In Can You Hear Me, Major Tom?, Intellectual Property Today, page 32 (June, 2005), LBE wrote about SmithKline Beecham v. Apotex:

At trial, Apotex argued that a prior art process (nominally making PHC anhydrate)
inherently made SmithKline's PHC hemihydrate (claimed in US 4,721,723), but
Apotex could not prove precisely when PHC hemihydrate came into existence.
Citing to Schering v. Geneva, 339 F.3d 1373, 1377 (CAFC 2003), the CAFC
reiterated that inherent anticipation does not require a person of
ordinary skill to recognize the inherent disclosure in the prior art at the time
of the prior art.n9 The CAFC adjusted what Apotex needed to prove. Apotex did
not need to prove that it was impossible to make the anhydrate without
hemihydrate; Apotex needed to show that the natural result flowing from making the
anhydrate was the hemihydrate. Put differently, the CAFC said it was irrelevant
if pure anhydrate [without hemihydrate] could be made using the prior art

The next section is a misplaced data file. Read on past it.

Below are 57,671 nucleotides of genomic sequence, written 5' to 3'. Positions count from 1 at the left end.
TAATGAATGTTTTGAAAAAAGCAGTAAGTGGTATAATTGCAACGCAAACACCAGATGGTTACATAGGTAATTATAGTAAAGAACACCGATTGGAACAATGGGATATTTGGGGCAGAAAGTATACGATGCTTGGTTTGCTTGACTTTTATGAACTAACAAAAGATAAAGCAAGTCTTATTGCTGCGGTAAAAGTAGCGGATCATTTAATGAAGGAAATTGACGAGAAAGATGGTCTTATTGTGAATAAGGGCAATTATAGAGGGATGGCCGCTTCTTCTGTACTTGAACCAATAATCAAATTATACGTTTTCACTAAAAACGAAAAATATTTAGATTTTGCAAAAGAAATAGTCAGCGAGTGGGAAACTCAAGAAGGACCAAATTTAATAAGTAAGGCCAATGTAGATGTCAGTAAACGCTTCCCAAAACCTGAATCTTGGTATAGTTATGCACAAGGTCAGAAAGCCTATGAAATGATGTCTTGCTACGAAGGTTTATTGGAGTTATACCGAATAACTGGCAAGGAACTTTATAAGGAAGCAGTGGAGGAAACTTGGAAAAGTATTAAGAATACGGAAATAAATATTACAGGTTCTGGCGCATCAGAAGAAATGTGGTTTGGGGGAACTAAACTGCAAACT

reference; the CAFC said it was enough if the prior art disclosed and enabled a way to make the anhydrate that naturally results in the hemihydrate. Schematically, it is sufficient if there is one pathway that naturally (inevitably?) makes
the hemihydrate, even if there is another pathway that does not make the
Ironically, it was evidence submitted by SmithKline that
led to the conclusion that practicing the prior art naturally results in the
production of the hemihydrate.

[IPBiz note: this undercuts the Burk/Lemley conjecture about "public obtaining benefit," and, of course, was published BEFORE 47 Wm and Mary L. Rev. 371 (Nov. 2005)]

***To get back to beginning, one might take issue with the assertion in the 271 blog of an "excellent paper on inherency."